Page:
Hidden calamity of acquaintance rape is slowly revealing itself
South Africans remain clueless about the complexities of rape. It really is not that black and white. To be clear, I am not writing this in an attempt to plead anyone's case.
When reports surfaced that Zizi Kodwa was accused of rape, South Africans were shocked that the victims took five months to report the matter. Many poured cold water on the rape allegation because the victim(s) "negotiated" with their alleged perpetrator(s) for medical costs.
However, this article is not about the Kodwa case as I do not know what happened in that matter.
Though I am satisfied that the hidden calamity of acquaintance rape is slowly revealing itself - we now realise that rapists are not always strangers - rape victims are, however, facing a push-back, all thanks to rape myths.
Rape myths allow us to question rape victims' motives, their actions before and after the incident. Fundamentally, rape myths deter women from reporting to the police and this creates a vicious cycle.
This cycle is maintained when the rape victim does not report the incident to the police, which then fuels society to believe that it's most likely the rape did not occur, without any regard for how unbearable it was to report the matter to police in the first place.
As a result, rape victims face secondary victimisation at the hands of the police, family and society. It should come as no surprise that the victims sought to "handle" the matter themselves and perhaps put it behind them, if this is what they indeed sought at the time.
Research reveals that most rape victims fail to report the crime to the police. It's actually quite normal - even the Sexual Offences Act makes provision for late reports.
Reporting is difficult for victims who were raped by people who are known to them and people they trust. This type of rape is called acquaintance rape or in this alleged case, it is regarded as date rape, because a substance was allegedly used by the alleged perpetrators. Research reveals that a victim of date rape could be "ambiguous about what might constitute rape, consent, and responsibility".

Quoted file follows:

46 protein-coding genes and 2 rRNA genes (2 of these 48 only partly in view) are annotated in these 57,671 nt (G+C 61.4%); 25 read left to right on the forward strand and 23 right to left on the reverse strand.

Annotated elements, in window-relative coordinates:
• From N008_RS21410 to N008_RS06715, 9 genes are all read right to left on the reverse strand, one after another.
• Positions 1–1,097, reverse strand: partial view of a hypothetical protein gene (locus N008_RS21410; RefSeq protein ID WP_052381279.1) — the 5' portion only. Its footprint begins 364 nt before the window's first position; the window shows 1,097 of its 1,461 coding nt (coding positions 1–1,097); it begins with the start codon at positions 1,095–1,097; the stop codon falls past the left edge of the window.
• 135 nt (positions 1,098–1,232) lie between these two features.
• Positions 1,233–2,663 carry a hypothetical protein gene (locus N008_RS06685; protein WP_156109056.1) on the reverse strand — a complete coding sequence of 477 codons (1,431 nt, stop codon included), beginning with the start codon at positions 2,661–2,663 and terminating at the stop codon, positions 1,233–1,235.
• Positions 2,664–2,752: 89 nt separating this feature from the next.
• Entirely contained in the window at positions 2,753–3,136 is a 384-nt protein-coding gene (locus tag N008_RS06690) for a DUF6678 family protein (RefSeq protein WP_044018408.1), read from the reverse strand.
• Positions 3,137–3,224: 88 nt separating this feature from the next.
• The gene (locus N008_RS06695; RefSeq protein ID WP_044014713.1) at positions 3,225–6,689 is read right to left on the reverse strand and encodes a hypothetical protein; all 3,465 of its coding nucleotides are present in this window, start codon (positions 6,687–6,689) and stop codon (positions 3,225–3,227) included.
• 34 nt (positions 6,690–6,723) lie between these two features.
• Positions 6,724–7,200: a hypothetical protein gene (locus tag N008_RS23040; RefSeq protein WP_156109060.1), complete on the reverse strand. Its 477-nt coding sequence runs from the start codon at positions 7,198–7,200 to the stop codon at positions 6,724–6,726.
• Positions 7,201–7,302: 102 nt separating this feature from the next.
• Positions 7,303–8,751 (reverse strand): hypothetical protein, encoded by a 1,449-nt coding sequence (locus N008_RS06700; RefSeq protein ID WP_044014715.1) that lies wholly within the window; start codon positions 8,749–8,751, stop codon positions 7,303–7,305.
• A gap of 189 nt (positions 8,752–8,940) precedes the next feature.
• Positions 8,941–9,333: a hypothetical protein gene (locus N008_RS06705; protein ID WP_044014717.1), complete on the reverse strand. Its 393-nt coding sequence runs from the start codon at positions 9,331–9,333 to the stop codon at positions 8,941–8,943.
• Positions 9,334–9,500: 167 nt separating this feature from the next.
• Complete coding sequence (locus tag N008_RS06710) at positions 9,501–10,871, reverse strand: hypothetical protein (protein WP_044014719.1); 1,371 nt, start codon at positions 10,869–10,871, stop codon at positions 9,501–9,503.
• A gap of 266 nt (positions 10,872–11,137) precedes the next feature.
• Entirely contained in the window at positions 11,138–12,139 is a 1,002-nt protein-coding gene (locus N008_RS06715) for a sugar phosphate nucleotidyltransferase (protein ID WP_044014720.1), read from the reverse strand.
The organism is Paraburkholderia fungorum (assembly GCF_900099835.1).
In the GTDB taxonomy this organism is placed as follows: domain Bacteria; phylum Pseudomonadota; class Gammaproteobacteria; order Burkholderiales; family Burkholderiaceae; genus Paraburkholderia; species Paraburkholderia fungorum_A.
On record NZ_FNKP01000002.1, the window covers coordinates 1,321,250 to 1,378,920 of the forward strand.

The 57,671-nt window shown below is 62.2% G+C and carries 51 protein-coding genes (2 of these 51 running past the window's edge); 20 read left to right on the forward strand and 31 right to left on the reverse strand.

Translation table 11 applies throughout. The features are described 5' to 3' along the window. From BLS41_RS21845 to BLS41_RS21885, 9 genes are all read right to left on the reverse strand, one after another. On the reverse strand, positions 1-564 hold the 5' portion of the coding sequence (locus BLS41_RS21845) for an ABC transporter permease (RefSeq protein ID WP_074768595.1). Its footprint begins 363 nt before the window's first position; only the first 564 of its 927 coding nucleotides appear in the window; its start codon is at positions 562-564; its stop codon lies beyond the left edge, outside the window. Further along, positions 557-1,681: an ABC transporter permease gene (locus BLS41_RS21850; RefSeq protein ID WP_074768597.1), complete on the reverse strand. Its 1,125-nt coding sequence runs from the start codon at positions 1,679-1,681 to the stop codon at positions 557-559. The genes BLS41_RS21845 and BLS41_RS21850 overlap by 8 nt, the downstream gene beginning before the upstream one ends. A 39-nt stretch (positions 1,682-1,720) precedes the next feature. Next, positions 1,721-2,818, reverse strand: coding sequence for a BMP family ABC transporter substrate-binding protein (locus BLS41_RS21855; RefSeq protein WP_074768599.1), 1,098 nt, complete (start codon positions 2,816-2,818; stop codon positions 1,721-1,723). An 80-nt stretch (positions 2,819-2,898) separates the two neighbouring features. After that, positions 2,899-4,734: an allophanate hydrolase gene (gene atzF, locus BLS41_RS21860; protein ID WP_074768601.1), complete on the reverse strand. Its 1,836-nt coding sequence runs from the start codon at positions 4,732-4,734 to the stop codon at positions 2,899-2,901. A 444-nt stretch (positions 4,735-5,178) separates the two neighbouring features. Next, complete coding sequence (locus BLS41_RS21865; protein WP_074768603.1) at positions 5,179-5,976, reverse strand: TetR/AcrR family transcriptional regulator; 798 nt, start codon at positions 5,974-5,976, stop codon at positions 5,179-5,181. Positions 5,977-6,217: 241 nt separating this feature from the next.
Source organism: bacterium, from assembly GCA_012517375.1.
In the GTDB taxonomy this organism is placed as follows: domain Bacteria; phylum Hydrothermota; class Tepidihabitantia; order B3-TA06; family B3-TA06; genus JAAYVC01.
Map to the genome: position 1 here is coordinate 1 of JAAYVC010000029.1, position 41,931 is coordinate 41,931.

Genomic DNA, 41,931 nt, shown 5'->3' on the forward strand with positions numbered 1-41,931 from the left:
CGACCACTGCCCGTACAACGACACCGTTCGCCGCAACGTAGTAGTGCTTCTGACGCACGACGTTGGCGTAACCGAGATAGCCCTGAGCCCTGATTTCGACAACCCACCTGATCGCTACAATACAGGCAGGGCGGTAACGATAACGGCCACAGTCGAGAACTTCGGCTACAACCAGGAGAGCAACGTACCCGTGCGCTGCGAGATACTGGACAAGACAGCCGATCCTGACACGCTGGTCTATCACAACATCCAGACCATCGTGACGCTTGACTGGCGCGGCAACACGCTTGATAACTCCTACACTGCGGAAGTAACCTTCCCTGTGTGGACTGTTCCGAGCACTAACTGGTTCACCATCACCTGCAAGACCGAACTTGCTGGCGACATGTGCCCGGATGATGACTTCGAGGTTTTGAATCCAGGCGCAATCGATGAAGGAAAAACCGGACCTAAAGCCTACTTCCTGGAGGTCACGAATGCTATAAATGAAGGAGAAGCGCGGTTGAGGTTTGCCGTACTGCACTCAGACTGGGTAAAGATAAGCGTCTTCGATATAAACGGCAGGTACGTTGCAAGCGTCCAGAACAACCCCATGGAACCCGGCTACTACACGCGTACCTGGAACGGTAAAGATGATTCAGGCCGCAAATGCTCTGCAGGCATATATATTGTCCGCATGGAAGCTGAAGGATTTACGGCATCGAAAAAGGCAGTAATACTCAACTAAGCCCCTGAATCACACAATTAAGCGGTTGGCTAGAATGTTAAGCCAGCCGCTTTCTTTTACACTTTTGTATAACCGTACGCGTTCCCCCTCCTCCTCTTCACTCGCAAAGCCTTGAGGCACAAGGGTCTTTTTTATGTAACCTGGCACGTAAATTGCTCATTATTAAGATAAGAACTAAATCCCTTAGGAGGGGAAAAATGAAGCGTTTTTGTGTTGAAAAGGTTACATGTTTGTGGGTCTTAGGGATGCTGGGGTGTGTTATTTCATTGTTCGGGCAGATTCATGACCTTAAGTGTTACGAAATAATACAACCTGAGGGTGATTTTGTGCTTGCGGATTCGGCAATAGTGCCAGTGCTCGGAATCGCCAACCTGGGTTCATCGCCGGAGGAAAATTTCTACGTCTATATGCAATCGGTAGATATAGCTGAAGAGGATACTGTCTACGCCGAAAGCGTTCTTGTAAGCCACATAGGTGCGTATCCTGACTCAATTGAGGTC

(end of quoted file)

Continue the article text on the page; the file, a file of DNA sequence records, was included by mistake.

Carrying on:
Survivors of rapes may question their pre-rape communication and face uncertainty about their experience. This because - according to researchers Fisher, Cullen and Turner - "rape myths allow us to believe that a 'real rape' is one in which a victim is raped by a stranger who jumps out of the bushes with a weapon, and in which she fought back, was beaten and bruised, reported the event to the police, and had medical evidence collected.
"Unfortunately, acquaintance sexual assaults contain few, if any, of those elements. In many acquaintance rape situations, the victim had been drinking, was not threatened with a weapon, did not fight back, did not report the event to police immediately, did not have medical evidence collected, and may have even had sex with the assailant voluntarily before."
Rape victims also tend to find it easier to lodge a complaint anywhere first but the police due to fear of secondary victimisation by the police. It is important to take it easy on what we think we might know. For instance, it as was normal for Kwezi to ask for bus fare as it is normal for any rape victim to demand medical costs.